• In most cases of pulmonary atresia, a baby may need surgery soon after birth. During surgery, doctors widen or replace the pulmonary valve and enlarge the passage to the pulmonary artery. If a baby has a ventricular septal defect, the doctor also will place a patch over the ventricular septal defect to close the hole between the two lower chambers of the heart. These actions will improve blood flow to the lungs and the rest of the body. If a baby with pulmonary atresia has an underdeveloped right ventricle, he or she might need staged surgical procedures, similar to surgical repairs for hypoplastic left heart syndrome.

Most babies with pulmonary atresia will need regular follow-up visits with a cardiologist (a heart doctor) to monitor their progress and check for other health conditions that might develop as they get older. As adults, they may need more surgery or medical care for other possible problems.

Tetralogy of Fallot

Tetralogy of Fallot is a complex congenital heart defect that affects normal blood flow through the heart. It happens when a baby’s heart does not form correctly as the baby grows and develops in the mother’s womb during pregnancy.

Tetralogy of Fallot is made up of the following four defects of the heart and its blood vessels 65):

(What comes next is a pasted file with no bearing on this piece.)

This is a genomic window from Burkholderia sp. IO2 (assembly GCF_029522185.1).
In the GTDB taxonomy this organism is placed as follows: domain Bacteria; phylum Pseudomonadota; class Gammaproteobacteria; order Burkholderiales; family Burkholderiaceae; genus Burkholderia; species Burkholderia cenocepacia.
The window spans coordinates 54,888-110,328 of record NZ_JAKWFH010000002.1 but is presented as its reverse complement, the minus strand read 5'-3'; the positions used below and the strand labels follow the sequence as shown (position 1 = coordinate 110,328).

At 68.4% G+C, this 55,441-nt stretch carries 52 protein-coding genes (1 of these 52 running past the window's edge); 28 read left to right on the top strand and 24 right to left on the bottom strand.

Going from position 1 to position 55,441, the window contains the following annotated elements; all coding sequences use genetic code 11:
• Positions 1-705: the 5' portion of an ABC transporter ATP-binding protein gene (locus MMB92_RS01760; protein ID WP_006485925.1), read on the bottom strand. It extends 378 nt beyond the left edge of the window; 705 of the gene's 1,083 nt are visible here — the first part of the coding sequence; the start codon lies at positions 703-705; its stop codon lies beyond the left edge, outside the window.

1. A hole in the wall between the two lower chambers―or ventricles―of the heart. This condition also is called a ventricular septal defect.
  2. A narrowing of the pulmonary valve and main pulmonary artery. This condition also is called pulmonary stenosis.
  3. The aortic valves, which opens to the aorta, is enlarged and seems to open from both ventricles, rather than from the left ventricle only, as in a normal heart. In this defect, the aortic valve sits directly on top of the ventricular septal defect.
  4. The muscular wall of the lower right chamber of the heart (right ventricle) is thicker than normal. This also is called ventricular hypertrophy.

Because a baby with tetralogy of Fallot may need surgery or other procedures soon after birth, this birth defect is considered a critical congenital heart defect.

This heart defect can cause oxygen in the blood that flows to the rest of the body to be reduced. Infants with tetralogy of Fallot can have a bluish-looking skin color―called cyanosis―because their blood doesn’t carry enough oxygen. At birth, infants might not have blue-looking skin, but later might develop sudden episodes of bluish skin during crying or feeding. These episodes are called tet spells.

Infants with tetralogy of Fallot or other conditions causing cyanosis can have problems including:

  • A higher risk of getting an infection of the layers of the heart, called endocarditis.